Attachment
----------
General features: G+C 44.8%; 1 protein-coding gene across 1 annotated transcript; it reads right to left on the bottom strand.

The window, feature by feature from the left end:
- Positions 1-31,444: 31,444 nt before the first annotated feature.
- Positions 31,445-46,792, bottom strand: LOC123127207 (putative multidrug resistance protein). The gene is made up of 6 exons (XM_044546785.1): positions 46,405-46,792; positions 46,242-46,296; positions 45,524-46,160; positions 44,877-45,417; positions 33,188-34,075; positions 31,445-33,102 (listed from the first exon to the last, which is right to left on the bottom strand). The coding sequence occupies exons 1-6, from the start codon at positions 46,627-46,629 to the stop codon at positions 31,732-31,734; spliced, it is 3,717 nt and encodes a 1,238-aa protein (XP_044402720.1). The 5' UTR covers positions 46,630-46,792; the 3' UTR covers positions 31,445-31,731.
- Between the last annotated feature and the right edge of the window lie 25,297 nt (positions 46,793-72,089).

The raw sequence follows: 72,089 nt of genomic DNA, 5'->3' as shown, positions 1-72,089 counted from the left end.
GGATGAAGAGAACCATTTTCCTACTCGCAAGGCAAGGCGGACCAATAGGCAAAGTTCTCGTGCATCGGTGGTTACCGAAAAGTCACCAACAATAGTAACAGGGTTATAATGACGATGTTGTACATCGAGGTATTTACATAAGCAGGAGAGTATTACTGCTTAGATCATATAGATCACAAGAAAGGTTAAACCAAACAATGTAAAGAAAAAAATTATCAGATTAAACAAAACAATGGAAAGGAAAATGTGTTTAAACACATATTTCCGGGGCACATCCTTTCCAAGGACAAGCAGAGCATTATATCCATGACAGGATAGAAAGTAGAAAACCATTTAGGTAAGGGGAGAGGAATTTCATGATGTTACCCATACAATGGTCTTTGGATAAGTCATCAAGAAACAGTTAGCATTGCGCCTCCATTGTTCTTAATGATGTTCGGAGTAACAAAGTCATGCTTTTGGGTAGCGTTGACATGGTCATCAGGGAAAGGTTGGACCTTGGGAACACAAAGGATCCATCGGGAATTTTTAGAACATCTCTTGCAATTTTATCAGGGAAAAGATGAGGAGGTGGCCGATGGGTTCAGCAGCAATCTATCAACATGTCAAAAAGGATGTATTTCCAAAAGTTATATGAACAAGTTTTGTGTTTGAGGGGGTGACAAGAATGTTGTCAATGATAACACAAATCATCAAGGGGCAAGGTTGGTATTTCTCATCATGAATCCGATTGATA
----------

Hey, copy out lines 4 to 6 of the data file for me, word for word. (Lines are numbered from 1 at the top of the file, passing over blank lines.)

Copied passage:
- Positions 31,445-46,792, bottom strand: LOC123127207 (putative multidrug resistance protein). The gene is made up of 6 exons (XM_044546785.1): positions 46,405-46,792; positions 46,242-46,296; positions 45,524-46,160; positions 44,877-45,417; positions 33,188-34,075; positions 31,445-33,102 (listed from the first exon to the last, which is right to left on the bottom strand). The coding sequence occupies exons 1-6, from the start codon at positions 46,627-46,629 to the stop codon at positions 31,732-31,734; spliced, it is 3,717 nt and encodes a 1,238-aa protein (XP_044402720.1). The 5' UTR covers positions 46,630-46,792; the 3' UTR covers positions 31,445-31,731.
- Between the last annotated feature and the right edge of the window lie 25,297 nt (positions 46,793-72,089).

The raw sequence follows: 72,089 nt of genomic DNA, 5'->3' as shown, positions 1-72,089 counted from the left end.